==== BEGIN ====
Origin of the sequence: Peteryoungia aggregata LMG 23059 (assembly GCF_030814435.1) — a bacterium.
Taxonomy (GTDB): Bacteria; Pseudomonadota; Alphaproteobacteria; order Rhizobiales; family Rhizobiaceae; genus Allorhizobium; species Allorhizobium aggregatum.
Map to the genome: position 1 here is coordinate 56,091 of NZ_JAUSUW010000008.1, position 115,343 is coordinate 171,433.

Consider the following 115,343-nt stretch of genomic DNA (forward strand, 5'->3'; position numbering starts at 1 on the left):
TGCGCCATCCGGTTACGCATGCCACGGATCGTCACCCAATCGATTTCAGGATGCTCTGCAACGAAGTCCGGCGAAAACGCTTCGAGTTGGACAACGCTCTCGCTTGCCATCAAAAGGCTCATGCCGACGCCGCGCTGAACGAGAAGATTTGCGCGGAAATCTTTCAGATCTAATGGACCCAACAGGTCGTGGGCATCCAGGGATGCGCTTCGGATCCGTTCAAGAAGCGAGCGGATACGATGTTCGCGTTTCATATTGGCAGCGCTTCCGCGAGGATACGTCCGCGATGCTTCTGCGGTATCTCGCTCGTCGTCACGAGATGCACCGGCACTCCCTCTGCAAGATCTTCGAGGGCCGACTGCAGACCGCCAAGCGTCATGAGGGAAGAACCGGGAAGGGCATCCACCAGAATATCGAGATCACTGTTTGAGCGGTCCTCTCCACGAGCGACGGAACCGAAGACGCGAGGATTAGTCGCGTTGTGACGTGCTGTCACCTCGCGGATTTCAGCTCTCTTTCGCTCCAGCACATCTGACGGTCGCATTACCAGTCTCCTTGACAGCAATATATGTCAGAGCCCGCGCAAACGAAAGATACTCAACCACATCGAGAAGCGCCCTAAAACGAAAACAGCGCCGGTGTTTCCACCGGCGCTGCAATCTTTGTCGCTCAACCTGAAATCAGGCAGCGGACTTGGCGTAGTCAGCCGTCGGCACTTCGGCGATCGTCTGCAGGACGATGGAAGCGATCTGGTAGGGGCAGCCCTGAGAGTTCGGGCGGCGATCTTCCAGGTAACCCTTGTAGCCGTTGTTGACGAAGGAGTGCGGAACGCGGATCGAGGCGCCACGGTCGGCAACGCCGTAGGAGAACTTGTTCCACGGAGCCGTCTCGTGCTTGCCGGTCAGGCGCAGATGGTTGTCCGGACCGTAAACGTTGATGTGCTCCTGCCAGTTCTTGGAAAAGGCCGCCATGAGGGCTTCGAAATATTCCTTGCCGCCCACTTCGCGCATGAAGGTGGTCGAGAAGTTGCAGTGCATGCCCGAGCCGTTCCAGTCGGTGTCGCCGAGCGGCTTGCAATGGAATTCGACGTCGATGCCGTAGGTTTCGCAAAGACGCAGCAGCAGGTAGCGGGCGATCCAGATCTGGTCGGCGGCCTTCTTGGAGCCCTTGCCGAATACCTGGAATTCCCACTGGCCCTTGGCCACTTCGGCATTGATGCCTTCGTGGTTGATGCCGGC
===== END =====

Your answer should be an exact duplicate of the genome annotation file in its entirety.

Origin of the sequence: Peteryoungia aggregata LMG 23059 (assembly GCF_030814435.1) — a bacterium.
Taxonomy (GTDB): Bacteria; Pseudomonadota; Alphaproteobacteria; order Rhizobiales; family Rhizobiaceae; genus Allorhizobium; species Allorhizobium aggregatum.
Map to the genome: position 1 here is coordinate 56,091 of NZ_JAUSUW010000008.1, position 115,343 is coordinate 171,433.

Consider the following 115,343-nt stretch of genomic DNA (forward strand, 5'->3'; position numbering starts at 1 on the left):
TGCGCCATCCGGTTACGCATGCCACGGATCGTCACCCAATCGATTTCAGGATGCTCTGCAACGAAGTCCGGCGAAAACGCTTCGAGTTGGACAACGCTCTCGCTTGCCATCAAAAGGCTCATGCCGACGCCGCGCTGAACGAGAAGATTTGCGCGGAAATCTTTCAGATCTAATGGACCCAACAGGTCGTGGGCATCCAGGGATGCGCTTCGGATCCGTTCAAGAAGCGAGCGGATACGATGTTCGCGTTTCATATTGGCAGCGCTTCCGCGAGGATACGTCCGCGATGCTTCTGCGGTATCTCGCTCGTCGTCACGAGATGCACCGGCACTCCCTCTGCAAGATCTTCGAGGGCCGACTGCAGACCGCCAAGCGTCATGAGGGAAGAACCGGGAAGGGCATCCACCAGAATATCGAGATCACTGTTTGAGCGGTCCTCTCCACGAGCGACGGAACCGAAGACGCGAGGATTAGTCGCGTTGTGACGTGCTGTCACCTCGCGGATTTCAGCTCTCTTTCGCTCCAGCACATCTGACGGTCGCATTACCAGTCTCCTTGACAGCAATATATGTCAGAGCCCGCGCAAACGAAAGATACTCAACCACATCGAGAAGCGCCCTAAAACGAAAACAGCGCCGGTGTTTCCACCGGCGCTGCAATCTTTGTCGCTCAACCTGAAATCAGGCAGCGGACTTGGCGTAGTCAGCCGTCGGCACTTCGGCGATCGTCTGCAGGACGATGGAAGCGATCTGGTAGGGGCAGCCCTGAGAGTTCGGGCGGCGATCTTCCAGGTAACCCTTGTAGCCGTTGTTGACGAAGGAGTGCGGAACGCGGATCGAGGCGCCACGGTCGGCAACGCCGTAGGAGAACTTGTTCCACGGAGCCGTCTCGTGCTTGCCGGTCAGGCGCAGATGGTTGTCCGGACCGTAAACGTTGATGTGCTCCTGCCAGTTCTTGGAAAAGGCCGCCATGAGGGCTTCGAAATATTCCTTGCCGCCCACTTCGCGCATGAAGGTGGTCGAGAAGTTGCAGTGCATGCCCGAGCCGTTCCAGTCGGTGTCGCCGAGCGGCTTGCAATGGAATTCGACGTCGATGCCGTAGGTTTCGCAAAGACGCAGCAGCAGGTAGCGGGCGATCCAGATCTGGTCGGCGGCCTTCTTGGAGCCCTTGCCGAATACCTGGAATTCCCACTGGCCCTTGGCCACTTCGGCATTGATGCCTTCGTGGTTGATGCCGGC